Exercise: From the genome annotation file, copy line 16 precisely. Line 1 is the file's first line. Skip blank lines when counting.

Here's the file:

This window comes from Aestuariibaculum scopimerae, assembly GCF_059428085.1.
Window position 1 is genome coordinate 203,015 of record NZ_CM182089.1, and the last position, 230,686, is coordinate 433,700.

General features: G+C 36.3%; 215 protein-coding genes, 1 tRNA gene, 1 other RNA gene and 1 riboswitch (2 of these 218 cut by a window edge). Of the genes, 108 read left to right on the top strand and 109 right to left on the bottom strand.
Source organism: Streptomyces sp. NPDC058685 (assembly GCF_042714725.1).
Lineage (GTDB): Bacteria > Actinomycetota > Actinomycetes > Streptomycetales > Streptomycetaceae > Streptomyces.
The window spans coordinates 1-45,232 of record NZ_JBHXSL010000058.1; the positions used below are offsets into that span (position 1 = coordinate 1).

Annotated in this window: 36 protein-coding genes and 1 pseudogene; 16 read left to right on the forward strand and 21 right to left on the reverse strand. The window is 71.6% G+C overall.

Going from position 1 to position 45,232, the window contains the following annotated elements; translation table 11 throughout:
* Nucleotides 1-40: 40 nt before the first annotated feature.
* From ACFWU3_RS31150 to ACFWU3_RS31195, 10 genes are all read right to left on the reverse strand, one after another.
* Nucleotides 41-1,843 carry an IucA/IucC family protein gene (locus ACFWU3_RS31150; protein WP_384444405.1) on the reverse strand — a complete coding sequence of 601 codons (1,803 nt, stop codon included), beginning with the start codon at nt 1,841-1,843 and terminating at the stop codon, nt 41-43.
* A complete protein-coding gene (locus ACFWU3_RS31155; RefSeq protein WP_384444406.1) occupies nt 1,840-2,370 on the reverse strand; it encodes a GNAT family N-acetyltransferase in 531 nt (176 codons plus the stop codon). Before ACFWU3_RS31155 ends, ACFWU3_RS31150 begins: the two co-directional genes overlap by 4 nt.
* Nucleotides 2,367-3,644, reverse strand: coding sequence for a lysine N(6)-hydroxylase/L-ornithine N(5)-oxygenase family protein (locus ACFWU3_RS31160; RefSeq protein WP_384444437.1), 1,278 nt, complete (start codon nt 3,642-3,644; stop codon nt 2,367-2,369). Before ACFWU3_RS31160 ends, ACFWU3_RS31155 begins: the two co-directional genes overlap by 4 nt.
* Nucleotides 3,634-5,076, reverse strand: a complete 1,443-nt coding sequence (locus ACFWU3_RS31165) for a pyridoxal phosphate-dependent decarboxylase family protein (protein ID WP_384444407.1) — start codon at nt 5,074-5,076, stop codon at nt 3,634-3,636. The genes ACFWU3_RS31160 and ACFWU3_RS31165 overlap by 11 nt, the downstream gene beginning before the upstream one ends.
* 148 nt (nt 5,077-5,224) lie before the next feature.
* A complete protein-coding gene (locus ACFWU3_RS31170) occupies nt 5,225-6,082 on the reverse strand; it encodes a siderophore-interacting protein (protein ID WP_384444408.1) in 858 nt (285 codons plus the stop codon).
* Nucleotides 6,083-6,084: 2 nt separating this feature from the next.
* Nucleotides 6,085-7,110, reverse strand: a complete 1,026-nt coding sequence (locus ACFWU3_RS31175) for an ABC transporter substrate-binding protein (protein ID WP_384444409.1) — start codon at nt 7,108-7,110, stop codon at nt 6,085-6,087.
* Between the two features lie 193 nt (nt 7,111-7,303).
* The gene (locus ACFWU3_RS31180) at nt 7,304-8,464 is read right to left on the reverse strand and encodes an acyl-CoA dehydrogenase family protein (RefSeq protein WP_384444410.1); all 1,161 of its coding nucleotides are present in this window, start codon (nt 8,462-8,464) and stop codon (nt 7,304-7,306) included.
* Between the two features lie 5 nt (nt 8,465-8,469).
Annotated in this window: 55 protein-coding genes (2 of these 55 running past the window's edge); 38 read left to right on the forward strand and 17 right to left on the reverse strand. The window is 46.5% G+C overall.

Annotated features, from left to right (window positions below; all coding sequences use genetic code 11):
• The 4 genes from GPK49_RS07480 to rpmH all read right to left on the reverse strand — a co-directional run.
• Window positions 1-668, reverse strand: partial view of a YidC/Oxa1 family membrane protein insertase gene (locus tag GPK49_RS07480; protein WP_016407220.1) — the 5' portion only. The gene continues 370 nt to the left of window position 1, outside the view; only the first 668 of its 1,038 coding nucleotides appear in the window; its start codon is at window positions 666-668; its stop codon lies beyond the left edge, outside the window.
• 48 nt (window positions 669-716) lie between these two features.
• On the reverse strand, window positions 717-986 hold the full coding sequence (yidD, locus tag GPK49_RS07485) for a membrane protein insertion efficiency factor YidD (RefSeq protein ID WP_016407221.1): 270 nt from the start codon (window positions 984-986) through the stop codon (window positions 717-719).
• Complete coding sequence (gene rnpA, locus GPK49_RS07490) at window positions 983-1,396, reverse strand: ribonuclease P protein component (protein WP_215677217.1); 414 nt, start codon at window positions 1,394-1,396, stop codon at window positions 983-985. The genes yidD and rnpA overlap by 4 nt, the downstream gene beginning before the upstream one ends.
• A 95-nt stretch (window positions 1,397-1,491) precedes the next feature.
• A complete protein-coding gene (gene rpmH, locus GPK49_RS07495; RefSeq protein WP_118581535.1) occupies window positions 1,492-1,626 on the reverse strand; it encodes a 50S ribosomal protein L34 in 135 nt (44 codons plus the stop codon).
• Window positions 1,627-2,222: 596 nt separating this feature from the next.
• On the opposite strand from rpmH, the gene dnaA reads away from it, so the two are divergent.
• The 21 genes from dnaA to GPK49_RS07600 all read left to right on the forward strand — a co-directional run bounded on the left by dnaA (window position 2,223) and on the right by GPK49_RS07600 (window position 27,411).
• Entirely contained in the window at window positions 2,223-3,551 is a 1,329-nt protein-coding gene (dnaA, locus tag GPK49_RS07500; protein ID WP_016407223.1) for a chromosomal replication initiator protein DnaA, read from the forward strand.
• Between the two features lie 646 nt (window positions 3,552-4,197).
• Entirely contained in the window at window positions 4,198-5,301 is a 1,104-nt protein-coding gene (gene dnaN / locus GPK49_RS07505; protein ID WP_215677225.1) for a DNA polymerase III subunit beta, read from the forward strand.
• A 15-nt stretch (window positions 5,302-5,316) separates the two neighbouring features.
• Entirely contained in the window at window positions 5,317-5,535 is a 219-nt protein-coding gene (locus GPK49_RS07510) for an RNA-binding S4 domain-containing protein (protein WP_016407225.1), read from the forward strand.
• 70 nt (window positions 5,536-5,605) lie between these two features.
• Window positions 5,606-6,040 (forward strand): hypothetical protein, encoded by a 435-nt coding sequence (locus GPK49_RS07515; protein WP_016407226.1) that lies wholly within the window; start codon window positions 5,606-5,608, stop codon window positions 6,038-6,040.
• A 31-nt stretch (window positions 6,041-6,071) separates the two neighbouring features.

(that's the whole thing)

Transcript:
* A complete protein-coding gene (locus ACFWU3_RS31170) occupies nt 5,225-6,082 on the reverse strand; it encodes a siderophore-interacting protein (protein ID WP_384444408.1) in 858 nt (285 codons plus the stop codon).